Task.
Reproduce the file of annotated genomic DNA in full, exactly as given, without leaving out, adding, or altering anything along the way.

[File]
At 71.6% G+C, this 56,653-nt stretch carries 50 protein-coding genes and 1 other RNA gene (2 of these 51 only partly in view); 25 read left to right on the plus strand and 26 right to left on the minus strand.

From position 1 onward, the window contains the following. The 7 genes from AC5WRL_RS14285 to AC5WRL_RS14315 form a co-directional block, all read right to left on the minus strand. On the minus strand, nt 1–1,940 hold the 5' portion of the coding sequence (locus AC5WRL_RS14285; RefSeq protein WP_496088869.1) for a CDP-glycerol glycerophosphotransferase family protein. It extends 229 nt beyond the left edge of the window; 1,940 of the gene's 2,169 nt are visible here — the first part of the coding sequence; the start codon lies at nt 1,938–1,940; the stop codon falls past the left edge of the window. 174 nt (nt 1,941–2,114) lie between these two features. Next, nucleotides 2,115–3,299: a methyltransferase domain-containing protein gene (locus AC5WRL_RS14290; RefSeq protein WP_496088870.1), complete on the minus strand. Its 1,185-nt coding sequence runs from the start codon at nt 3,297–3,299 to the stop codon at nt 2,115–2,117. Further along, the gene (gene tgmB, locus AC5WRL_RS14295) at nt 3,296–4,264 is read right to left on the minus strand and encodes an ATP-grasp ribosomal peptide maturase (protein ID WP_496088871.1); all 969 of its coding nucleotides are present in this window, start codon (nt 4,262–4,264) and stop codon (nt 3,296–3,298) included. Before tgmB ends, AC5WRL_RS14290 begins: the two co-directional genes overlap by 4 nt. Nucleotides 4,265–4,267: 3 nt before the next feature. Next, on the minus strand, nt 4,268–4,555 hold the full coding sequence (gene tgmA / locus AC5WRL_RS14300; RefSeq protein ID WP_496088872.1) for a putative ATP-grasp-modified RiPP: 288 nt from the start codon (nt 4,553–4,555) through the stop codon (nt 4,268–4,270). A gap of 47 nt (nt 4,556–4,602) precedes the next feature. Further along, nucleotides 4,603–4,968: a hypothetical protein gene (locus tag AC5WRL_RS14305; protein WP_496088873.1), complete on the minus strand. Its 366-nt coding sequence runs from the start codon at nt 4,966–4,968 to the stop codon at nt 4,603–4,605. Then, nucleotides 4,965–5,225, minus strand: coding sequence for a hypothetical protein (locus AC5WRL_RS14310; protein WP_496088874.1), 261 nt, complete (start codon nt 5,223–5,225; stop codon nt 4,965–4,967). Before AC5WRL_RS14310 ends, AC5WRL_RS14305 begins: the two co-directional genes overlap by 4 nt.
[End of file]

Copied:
At 71.6% G+C, this 56,653-nt stretch carries 50 protein-coding genes and 1 other RNA gene (2 of these 51 only partly in view); 25 read left to right on the plus strand and 26 right to left on the minus strand.

From position 1 onward, the window contains the following. The 7 genes from AC5WRL_RS14285 to AC5WRL_RS14315 form a co-directional block, all read right to left on the minus strand. On the minus strand, nt 1–1,940 hold the 5' portion of the coding sequence (locus AC5WRL_RS14285; RefSeq protein WP_496088869.1) for a CDP-glycerol glycerophosphotransferase family protein. It extends 229 nt beyond the left edge of the window; 1,940 of the gene's 2,169 nt are visible here — the first part of the coding sequence; the start codon lies at nt 1,938–1,940; the stop codon falls past the left edge of the window. 174 nt (nt 1,941–2,114) lie between these two features. Next, nucleotides 2,115–3,299: a methyltransferase domain-containing protein gene (locus AC5WRL_RS14290; RefSeq protein WP_496088870.1), complete on the minus strand. Its 1,185-nt coding sequence runs from the start codon at nt 3,297–3,299 to the stop codon at nt 2,115–2,117. Further along, the gene (gene tgmB, locus AC5WRL_RS14295) at nt 3,296–4,264 is read right to left on the minus strand and encodes an ATP-grasp ribosomal peptide maturase (protein ID WP_496088871.1); all 969 of its coding nucleotides are present in this window, start codon (nt 4,262–4,264) and stop codon (nt 3,296–3,298) included. Before tgmB ends, AC5WRL_RS14290 begins: the two co-directional genes overlap by 4 nt. Nucleotides 4,265–4,267: 3 nt before the next feature. Next, on the minus strand, nt 4,268–4,555 hold the full coding sequence (gene tgmA / locus AC5WRL_RS14300; RefSeq protein ID WP_496088872.1) for a putative ATP-grasp-modified RiPP: 288 nt from the start codon (nt 4,553–4,555) through the stop codon (nt 4,268–4,270). A gap of 47 nt (nt 4,556–4,602) precedes the next feature. Further along, nucleotides 4,603–4,968: a hypothetical protein gene (locus tag AC5WRL_RS14305; protein WP_496088873.1), complete on the minus strand. Its 366-nt coding sequence runs from the start codon at nt 4,966–4,968 to the stop codon at nt 4,603–4,605. Then, nucleotides 4,965–5,225, minus strand: coding sequence for a hypothetical protein (locus AC5WRL_RS14310; protein WP_496088874.1), 261 nt, complete (start codon nt 5,223–5,225; stop codon nt 4,965–4,967). Before AC5WRL_RS14310 ends, AC5WRL_RS14305 begins: the two co-directional genes overlap by 4 nt.